Sunday, January 16, 2022

Q&A with Tina Cane


Photo by Cormac Crump



Tina Cane is the author of the new young adult novel Alma Presses Play. Her poetry collections include Body of Work. She is the founder of Writers-in-the-Schools RI, and she has taught creative writing in New York and Rhode Island.


Q: What inspired you to write Alma Presses Play, and how did you create your character Alma?


A: Christopher Meyers, the creative force behind Make Me a World--the imprint at Random House, which put out Alma Presses Play--invited me to write a book, after reading my poetry collection Once More With Feeling. Those poems have a lot to do with an older downtown New York City where I grew up, and Chris was interested in bringing that setting to a younger readership.


The broad strokes of Alma's life align with mine in that she is half-Chinese, was 13 years old in 1982, and grew up downtown New York with a crew of kids. I drew on moments from my own experiences, but it was interesting for me, as a poet, to witness how a character develops as the process unfolds.


I identify with Alma in many ways, but she is distinct from me, almost in spite of me. I've said I wish I had been a more like her at that age--less chaotic, more self-possessed. I became very fond of Alma and her families.


Q: The Kirkus Review of the book says, in part, "By leaning into her love of music and creating her own brand of resilience, she learns that while change is constant, she can decide how she responds to it." What do you think of that description, and what role do you see music playing in the book?


A: I think that's an apt description. Music, any form of art, can play an important role in a person's life. Certain songs today--some of which are in this book--transport me right back to my bedroom when I was 14 or 15 years old, smoking cigarettes and wearing too much eyeliner.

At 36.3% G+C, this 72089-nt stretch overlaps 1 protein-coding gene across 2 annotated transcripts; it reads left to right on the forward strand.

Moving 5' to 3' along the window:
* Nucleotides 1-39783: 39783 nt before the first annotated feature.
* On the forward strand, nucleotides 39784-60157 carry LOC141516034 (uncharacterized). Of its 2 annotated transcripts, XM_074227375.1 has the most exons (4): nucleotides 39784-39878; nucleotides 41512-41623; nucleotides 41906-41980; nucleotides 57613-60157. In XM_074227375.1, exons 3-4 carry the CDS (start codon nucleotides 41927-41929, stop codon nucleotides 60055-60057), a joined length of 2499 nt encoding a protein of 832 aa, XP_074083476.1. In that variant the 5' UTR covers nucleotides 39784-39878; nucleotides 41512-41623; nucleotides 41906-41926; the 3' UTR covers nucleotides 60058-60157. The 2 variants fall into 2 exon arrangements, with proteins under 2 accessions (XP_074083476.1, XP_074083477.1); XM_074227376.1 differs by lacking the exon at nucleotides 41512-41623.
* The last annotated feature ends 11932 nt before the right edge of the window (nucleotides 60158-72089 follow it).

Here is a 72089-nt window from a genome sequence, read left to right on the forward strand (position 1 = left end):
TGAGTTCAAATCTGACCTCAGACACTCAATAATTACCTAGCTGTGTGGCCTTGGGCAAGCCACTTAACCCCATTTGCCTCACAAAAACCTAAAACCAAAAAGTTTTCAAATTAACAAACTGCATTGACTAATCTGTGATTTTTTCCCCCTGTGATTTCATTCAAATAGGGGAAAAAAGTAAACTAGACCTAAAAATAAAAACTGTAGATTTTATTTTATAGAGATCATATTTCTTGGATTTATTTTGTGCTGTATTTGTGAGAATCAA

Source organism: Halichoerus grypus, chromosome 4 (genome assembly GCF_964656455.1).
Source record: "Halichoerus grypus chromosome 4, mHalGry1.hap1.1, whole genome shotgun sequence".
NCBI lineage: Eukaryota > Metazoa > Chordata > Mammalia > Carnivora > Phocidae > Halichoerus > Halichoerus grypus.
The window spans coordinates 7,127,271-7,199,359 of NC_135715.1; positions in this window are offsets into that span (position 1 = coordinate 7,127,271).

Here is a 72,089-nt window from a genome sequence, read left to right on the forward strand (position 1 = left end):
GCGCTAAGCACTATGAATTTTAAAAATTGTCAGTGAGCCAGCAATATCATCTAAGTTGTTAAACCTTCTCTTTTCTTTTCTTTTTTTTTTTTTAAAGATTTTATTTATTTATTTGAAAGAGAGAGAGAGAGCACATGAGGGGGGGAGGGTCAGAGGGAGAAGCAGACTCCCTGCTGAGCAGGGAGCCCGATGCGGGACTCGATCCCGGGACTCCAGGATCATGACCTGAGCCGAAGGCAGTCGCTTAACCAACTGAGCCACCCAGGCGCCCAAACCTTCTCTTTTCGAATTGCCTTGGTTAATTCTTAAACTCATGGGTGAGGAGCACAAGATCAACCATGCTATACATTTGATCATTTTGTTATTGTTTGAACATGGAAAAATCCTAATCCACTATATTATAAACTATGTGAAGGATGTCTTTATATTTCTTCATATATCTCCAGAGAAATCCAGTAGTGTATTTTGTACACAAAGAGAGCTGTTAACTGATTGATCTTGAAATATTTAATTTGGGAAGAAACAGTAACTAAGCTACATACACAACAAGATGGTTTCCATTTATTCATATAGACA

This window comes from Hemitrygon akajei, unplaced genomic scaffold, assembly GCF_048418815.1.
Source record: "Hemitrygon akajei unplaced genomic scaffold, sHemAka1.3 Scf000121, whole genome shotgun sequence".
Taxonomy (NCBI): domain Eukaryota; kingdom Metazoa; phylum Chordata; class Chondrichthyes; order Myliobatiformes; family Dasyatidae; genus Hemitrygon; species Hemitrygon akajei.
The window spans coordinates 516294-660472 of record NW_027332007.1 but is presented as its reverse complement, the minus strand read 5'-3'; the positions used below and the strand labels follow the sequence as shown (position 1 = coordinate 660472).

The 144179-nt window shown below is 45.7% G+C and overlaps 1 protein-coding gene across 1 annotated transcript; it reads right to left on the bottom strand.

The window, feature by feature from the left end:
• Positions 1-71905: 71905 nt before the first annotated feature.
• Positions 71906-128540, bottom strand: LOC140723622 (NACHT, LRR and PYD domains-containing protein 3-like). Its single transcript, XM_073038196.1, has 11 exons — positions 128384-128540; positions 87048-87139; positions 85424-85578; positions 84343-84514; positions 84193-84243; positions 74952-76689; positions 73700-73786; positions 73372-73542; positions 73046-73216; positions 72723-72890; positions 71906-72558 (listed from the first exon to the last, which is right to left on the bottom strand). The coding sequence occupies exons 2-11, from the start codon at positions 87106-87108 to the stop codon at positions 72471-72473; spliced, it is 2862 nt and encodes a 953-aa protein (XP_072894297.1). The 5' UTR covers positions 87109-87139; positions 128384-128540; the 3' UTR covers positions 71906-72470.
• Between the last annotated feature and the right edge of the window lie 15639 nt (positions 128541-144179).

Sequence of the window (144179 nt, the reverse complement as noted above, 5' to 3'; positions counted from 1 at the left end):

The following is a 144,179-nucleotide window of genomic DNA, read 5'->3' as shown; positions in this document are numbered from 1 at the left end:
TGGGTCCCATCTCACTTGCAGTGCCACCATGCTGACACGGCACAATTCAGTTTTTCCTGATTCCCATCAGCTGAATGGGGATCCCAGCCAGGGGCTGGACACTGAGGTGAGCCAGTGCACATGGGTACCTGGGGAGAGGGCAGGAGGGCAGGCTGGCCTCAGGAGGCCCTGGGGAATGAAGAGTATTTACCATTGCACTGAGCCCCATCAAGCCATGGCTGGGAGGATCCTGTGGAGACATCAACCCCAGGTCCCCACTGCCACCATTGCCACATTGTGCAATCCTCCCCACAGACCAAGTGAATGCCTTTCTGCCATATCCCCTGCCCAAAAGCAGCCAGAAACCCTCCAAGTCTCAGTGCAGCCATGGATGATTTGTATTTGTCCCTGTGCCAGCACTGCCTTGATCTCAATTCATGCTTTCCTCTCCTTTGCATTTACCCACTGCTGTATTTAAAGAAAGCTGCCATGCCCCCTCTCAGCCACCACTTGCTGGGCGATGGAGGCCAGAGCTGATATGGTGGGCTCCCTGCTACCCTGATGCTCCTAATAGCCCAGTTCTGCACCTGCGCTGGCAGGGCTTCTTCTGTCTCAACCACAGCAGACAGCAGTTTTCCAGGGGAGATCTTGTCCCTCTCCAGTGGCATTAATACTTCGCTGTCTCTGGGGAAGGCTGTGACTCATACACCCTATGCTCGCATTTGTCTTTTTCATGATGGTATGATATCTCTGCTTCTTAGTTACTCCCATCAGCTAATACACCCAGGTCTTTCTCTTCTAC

It's Proustian how deeply some lyrics still resonate with me. I recently remarked that David Bowie taught me as much about poetry as anyone--early on, but even today. Like me, Alma will grow up and have the experience of driving her kids somewhere singing songs in the car that she listened to on her Walkman as a girl.


Those sensory experiences also teach us about being a person, about how to move through the world, at what tempo, which rhythms.


Q: The novel takes place primarily in New York City. Can you say more about the importance of setting in your writing?


A: The setting here was the impetus--the initial, crucial element. Setting, like in the work of Thomas Hardy--which I love--can often serve as a character. Certainly, in Alma Presses Play, the cityscape of a few blocks exerts a defining influence on how the characters navigate the world.


Downtown New York during that era was radical and gritty, and often quite dangerous. It informed my approach to the world for years, and is still often my reference point.


Q: Did you know how the book would end before you started writing it, or did you make many changes along the way?


A: I made changes along the way. I didn't know exactly how the book would end until I wrote the final scene.


Q: What are you working on now?


A: I am working on a new young adult novel-in-verse for Make Me a World/ Penguin about a Chinese adoptee named Emily who is growing up in downtown New York, but now--during the waning portion of a global pandemic.


When she switches to an almost all-Chinese middle school, she experiences a disconnect between her culture--being raised by White parents--and her new peers who are Chinese students leading very different lives.


She encounters the work of Emily Dickinson, and ends up using poetry as a way to navigate and understand the changes in her life and the world. I am still working it all out, but that's the rough cut.


I am also finalizing a new poetry collection, Year of the Murder Hornet, out in May with Veliz Books.


Q: Anything else we should know?


A: I like to swim. And I'm itching to go to Rome again.


--Interview with Deborah Kalb

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